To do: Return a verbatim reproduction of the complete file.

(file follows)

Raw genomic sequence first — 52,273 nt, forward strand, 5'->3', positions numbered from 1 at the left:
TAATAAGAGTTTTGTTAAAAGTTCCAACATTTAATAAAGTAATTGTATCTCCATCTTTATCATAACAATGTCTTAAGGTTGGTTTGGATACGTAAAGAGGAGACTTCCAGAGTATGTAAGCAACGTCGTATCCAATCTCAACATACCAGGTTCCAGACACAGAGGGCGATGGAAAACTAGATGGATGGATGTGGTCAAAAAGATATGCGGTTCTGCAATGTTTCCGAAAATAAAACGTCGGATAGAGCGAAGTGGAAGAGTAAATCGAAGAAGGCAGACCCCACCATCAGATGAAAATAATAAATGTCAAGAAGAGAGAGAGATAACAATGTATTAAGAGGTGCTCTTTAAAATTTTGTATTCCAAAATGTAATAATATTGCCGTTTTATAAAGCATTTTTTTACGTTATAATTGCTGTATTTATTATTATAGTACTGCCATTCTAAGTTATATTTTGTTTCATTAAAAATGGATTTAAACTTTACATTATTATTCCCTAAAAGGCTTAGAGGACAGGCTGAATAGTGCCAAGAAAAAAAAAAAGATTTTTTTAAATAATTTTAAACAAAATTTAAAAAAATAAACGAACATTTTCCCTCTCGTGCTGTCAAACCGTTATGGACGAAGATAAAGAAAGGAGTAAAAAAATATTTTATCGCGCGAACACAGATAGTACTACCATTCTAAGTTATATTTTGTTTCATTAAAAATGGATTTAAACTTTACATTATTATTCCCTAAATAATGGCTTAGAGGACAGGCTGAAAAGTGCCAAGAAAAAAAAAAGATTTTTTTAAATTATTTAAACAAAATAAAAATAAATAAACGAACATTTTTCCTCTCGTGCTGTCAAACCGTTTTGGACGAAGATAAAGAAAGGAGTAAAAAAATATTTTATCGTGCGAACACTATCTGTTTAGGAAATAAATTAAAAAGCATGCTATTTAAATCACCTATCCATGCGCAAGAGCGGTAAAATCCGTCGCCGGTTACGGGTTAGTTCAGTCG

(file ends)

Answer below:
Raw genomic sequence first — 52,273 nt, forward strand, 5'->3', positions numbered from 1 at the left:
TAATAAGAGTTTTGTTAAAAGTTCCAACATTTAATAAAGTAATTGTATCTCCATCTTTATCATAACAATGTCTTAAGGTTGGTTTGGATACGTAAAGAGGAGACTTCCAGAGTATGTAAGCAACGTCGTATCCAATCTCAACATACCAGGTTCCAGACACAGAGGGCGATGGAAAACTAGATGGATGGATGTGGTCAAAAAGATATGCGGTTCTGCAATGTTTCCGAAAATAAAACGTCGGATAGAGCGAAGTGGAAGAGTAAATCGAAGAAGGCAGACCCCACCATCAGATGAAAATAATAAATGTCAAGAAGAGAGAGAGATAACAATGTATTAAGAGGTGCTCTTTAAAATTTTGTATTCCAAAATGTAATAATATTGCCGTTTTATAAAGCATTTTTTTACGTTATAATTGCTGTATTTATTATTATAGTACTGCCATTCTAAGTTATATTTTGTTTCATTAAAAATGGATTTAAACTTTACATTATTATTCCCTAAAAGGCTTAGAGGACAGGCTGAATAGTGCCAAGAAAAAAAAAAAGATTTTTTTAAATAATTTTAAACAAAATTTAAAAAAATAAACGAACATTTTCCCTCTCGTGCTGTCAAACCGTTATGGACGAAGATAAAGAAAGGAGTAAAAAAATATTTTATCGCGCGAACACAGATAGTACTACCATTCTAAGTTATATTTTGTTTCATTAAAAATGGATTTAAACTTTACATTATTATTCCCTAAATAATGGCTTAGAGGACAGGCTGAAAAGTGCCAAGAAAAAAAAAAGATTTTTTTAAATTATTTAAACAAAATAAAAATAAATAAACGAACATTTTTCCTCTCGTGCTGTCAAACCGTTTTGGACGAAGATAAAGAAAGGAGTAAAAAAATATTTTATCGTGCGAACACTATCTGTTTAGGAAATAAATTAAAAAGCATGCTATTTAAATCACCTATCCATGCGCAAGAGCGGTAAAATCCGTCGCCGGTTACGGGTTAGTTCAGTCG